For months I’ve been confused by Villeneuve’s statement that such a respected artefact of popular culture was impossible to follow, a horrific idea. Having seen it, now I understand why he still dared to take it on. For him (as demonstrated in all his works to date), it’s the storytelling that comes first. Finding a way to step out from under Scott’s near-inescapable shadow – something that took me the first hour of Blade Runner 2049 to accomplish – makes one free to understand the trials of Rick Deckard and his prey on their own terms. No matter the attachments to its predecessor (which are plentiful, necessary, and carry unprecedented catharsis), 2049 stands by itself in a way I could never have dreamed, deftly defying every possible expectation borne upon its back by legions who’ve already decided its redundancy, egged-on by clumsy marketing.

Picking up 30 years since Deckard and Rachel disappeared (during which a Y2K-style blackout all but wiped the records clean), we find ourselves in the shoes of LAPD Officer K (Gosling), deciphering a lead from a long-lost replicant outlaw. Caught between his police chief (Robin Wright) and the hitmen of resurgent replicant-manufacturer Niander Wallace (Jared Leto), K is set on a collision course with Deckard himself (Harrison Ford returns to complete his hat-trick of reprised roles).

It’s easy to crack jokes about Ford resurrecting performances from his eighties heyday, but less so when his latest tops them all by a country mile. Respecting Deckard’s character as originally written – by David Peoples and Hampton Fancher, the latter scribe resurfacing for this film – and Ford’s own doubts about his nature, the screenplay approaches the mystery in a way that not so much extinguishes as pours fresh fuel on the fires of ambiguity.

Gosling, Leto and Ana De Armas (leaps ahead from her turn in Eli Roth’s Knock Knock) were my main sources of contention going in but are cast perfectly by a director who understands how to utilise their strengths. Gosling’s frozen visage is played to unbelievable emotional effect, and Sylvia Hoeks proves herself a scene stealer from the word go as his predator, the ruthless replicant, Luv.

The talent behind the camera shines equally as bright. While many will bemoan the loss of Villeneuve’s long-time collaborator Jóhann Jóhannsson from the project, Hans Zimmer and fellow Dunkirk alumnus Benjamin Wallfisch more than step up to the plate with a soundtrack that dips sensibly into nostalgia without extravagant wallowing. And as for Roger Deakins, everyone else previously considered for upcoming best cinematography awards should stay home. His total mastery of composition allows us to finally glimpse what Roy Batty once told us we wouldn’t believe.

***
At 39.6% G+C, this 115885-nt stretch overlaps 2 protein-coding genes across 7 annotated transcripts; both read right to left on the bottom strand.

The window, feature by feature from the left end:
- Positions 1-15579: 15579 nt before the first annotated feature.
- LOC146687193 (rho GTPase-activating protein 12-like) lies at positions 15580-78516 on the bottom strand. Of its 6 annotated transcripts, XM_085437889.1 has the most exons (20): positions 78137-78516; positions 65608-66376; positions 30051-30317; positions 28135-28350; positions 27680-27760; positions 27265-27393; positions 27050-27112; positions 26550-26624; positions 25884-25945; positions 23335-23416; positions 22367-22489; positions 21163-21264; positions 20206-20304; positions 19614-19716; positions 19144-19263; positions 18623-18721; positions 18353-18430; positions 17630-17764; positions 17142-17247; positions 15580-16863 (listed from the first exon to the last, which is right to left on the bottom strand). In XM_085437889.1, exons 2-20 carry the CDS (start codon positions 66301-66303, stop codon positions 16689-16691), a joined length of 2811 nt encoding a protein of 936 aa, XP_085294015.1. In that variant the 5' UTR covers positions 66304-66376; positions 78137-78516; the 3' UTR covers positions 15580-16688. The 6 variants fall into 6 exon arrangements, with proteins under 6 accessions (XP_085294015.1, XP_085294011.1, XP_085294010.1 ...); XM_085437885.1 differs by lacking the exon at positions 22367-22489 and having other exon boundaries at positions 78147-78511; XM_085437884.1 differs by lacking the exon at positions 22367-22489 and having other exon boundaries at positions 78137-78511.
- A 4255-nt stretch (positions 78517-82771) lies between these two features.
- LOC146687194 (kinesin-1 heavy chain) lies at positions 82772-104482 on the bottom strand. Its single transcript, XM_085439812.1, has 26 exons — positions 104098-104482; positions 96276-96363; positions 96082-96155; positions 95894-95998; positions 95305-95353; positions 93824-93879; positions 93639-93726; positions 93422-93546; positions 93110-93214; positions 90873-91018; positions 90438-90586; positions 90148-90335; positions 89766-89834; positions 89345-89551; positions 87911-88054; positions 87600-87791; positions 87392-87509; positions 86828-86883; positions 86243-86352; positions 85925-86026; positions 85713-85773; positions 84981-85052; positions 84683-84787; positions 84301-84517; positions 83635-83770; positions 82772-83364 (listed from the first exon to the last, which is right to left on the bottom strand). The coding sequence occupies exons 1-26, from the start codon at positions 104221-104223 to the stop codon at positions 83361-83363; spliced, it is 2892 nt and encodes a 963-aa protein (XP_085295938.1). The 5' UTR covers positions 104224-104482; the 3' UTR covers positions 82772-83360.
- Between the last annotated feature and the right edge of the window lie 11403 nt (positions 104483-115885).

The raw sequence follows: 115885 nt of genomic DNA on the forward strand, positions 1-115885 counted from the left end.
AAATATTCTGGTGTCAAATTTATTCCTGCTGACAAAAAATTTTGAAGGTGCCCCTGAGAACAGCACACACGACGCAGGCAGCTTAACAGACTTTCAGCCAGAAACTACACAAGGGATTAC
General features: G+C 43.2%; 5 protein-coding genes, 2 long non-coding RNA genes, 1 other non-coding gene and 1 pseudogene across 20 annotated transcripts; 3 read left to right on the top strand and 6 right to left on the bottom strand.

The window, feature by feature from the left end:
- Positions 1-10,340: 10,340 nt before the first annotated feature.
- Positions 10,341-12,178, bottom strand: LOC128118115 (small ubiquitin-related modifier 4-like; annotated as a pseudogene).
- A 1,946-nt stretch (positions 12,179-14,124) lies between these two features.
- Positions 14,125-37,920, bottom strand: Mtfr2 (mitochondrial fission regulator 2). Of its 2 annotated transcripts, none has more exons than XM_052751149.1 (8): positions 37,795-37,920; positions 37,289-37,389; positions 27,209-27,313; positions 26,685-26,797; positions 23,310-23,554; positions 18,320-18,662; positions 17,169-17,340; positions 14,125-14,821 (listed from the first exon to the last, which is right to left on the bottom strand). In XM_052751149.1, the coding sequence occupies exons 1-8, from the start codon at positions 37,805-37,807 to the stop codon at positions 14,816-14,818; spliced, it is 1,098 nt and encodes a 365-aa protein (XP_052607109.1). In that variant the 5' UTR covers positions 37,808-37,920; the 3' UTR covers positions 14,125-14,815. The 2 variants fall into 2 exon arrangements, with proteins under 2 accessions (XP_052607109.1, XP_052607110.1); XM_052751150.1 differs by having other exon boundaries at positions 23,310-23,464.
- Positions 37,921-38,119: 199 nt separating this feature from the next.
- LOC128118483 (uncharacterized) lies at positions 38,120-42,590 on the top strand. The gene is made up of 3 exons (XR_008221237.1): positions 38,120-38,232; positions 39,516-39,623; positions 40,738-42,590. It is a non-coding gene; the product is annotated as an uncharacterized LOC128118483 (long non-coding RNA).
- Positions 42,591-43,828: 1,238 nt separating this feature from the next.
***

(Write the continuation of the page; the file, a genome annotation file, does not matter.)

For those still put off Blade Runner from its perceived emotional iciness (something I’ve always struggled to understand, despite close friends emphatically claiming a lack of attachment to any of the characters), fear not. Though it begins in a similar lonely place, it grows into something that elicited an array of stricken and adoring responses from the shocked stillness of a murder scene to sobs as tremulous as the deepest earthquake.

In a mode of address more in line with the original, it still doesn’t see itself as an all-important delegate of decades still to come: Villeneuve, Scott and Fancher just want to tell a compelling story, to rediscover the key ideals of Philip K Dick’s source legend for a new generation. 2049 fills its (somehow breezy) 163-minute running time with questions about the aspirations of artificial beings and the nature of memory because such matters are demanded by the story, not out of some portentous desire to occupy the pages of philosophy textbooks for the next three decades. In an odd parallel to Scott’s own Prometheus, this takes the backdrop of a lonely, grimy sci-fi actioner to tell a story more concerned with belonging and promise. Forged in the crucible of an android’s dream, it looks tentatively, beautifully, to a future that may not discard its most helpless children after all.

Friday, 29 September 2017

'Flatliners' - Review

9/29/2017 09:39:00 pm 0
'Flatliners' - Review

★ ½ ☆ ☆ ☆

In a revelation as inevitable as the “dead on arrival” gags accompanying its reviews, this sequel to Joel Schumacher’s 1990 thriller is as pointless as it is sterile. Five medical students become obsessed with triggering their own near-deaths in attempts to capture evidence of the afterlife. After initial highs and cognitive awakenings, the group find themselves hunted by the ghosts of their individual pasts.

The post-flatline powers exhibit themselves in trust fund hunk Jamie (James Norton) as increased proficiency in medical practices, whilst in the three lead women (Ellen Page, Nina Dobrev and Kiersey Clemons) as a sudden desire to get into Jamie and Ray's (Diego Luna) pants. Though they each have their own unique traumas to shape the apparitions, increasingly tiresome jump-scares and dark corridors morph them all into interchangeable quivering wrecks by the end. Courtney (Page) at least has some of her character fleshed out (the opening sequence clues us into the revelation she withholds from her peers, so they’ll indulge her experiment), but it’s all for nothing come the final act.

Luna plays the token sceptic, and is immediately engaging to the point that he almost pulls the whole enterprise together, though his hairstyle (perhaps in unspoken homage to the original’s fabulous array of wild wigs) is a choice almost as poor as his recent decision to work with Woody Allen.